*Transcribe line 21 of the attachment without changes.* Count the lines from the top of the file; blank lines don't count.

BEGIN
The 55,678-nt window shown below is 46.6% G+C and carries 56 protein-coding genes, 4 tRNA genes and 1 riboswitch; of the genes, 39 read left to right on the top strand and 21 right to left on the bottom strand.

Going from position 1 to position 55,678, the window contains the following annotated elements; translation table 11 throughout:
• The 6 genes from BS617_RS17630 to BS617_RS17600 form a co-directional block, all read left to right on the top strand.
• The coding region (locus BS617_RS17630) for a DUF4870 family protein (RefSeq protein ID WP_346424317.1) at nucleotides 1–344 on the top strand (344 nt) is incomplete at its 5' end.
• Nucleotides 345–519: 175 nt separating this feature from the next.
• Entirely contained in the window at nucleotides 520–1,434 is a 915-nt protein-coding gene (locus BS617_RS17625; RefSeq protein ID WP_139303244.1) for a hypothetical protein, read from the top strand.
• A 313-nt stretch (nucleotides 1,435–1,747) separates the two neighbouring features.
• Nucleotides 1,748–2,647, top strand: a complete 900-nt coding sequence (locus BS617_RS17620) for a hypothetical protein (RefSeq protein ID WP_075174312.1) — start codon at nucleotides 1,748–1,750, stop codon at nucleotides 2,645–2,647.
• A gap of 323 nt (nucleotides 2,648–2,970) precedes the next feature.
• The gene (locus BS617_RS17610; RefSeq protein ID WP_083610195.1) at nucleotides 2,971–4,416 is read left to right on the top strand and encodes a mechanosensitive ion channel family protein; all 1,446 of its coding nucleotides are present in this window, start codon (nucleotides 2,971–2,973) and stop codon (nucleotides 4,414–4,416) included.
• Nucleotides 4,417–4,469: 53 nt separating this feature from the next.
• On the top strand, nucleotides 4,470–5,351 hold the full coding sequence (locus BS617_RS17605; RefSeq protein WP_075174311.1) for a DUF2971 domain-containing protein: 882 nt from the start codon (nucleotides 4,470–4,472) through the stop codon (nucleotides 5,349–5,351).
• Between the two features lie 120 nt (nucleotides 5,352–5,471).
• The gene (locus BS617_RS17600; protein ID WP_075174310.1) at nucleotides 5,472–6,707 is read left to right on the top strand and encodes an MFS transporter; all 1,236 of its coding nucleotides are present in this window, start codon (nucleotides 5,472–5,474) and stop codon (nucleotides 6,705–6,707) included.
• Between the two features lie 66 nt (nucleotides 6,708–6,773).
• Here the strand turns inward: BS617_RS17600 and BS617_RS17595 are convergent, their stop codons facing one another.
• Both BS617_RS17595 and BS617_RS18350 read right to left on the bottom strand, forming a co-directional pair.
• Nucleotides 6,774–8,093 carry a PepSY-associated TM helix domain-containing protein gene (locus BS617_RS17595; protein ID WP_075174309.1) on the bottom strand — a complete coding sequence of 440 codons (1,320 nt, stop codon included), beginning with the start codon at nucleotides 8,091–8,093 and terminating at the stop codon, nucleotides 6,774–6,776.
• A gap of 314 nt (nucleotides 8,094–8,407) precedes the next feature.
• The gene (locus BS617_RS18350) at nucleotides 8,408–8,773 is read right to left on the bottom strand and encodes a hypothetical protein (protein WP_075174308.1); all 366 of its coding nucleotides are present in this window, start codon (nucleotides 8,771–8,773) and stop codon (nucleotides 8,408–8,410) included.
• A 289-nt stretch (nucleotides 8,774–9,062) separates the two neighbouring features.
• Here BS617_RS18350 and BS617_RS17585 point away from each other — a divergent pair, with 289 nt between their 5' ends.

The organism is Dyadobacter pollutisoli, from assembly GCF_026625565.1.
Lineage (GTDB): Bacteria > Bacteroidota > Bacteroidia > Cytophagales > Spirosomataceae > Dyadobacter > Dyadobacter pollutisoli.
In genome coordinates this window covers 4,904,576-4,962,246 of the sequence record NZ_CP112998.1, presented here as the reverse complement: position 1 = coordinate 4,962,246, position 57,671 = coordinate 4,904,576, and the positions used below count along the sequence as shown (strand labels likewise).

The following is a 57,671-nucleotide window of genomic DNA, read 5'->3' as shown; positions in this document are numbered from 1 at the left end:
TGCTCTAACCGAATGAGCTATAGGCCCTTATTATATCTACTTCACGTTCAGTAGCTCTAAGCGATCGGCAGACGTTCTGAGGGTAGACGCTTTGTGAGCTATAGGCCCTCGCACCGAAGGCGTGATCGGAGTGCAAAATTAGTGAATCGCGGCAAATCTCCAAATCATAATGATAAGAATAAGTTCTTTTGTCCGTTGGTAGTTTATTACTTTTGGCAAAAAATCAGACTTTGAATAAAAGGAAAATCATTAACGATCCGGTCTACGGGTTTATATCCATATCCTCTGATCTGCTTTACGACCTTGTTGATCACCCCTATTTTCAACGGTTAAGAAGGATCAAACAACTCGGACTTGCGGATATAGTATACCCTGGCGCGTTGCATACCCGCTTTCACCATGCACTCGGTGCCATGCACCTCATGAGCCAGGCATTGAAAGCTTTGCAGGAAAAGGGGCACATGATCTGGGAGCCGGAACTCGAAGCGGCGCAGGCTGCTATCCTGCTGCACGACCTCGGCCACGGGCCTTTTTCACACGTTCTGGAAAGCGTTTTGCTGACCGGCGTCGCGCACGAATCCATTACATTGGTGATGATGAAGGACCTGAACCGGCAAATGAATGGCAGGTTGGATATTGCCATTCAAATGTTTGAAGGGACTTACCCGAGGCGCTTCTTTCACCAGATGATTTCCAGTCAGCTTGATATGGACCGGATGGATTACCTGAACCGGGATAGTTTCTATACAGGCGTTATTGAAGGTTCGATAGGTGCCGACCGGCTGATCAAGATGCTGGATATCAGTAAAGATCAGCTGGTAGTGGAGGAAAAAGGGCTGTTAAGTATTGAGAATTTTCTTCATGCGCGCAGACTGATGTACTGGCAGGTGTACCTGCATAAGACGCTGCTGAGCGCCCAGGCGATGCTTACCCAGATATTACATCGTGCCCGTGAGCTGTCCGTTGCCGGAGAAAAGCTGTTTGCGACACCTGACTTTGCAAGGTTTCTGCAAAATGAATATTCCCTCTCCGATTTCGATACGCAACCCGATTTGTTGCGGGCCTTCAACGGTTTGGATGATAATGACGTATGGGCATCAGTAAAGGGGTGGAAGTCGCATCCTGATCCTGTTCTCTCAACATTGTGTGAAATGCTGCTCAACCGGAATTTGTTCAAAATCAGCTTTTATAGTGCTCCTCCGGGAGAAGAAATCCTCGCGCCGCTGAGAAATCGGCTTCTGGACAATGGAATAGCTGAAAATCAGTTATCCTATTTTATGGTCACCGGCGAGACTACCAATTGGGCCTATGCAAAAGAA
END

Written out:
• A 289-nt stretch (nucleotides 8,774–9,062) separates the two neighbouring features.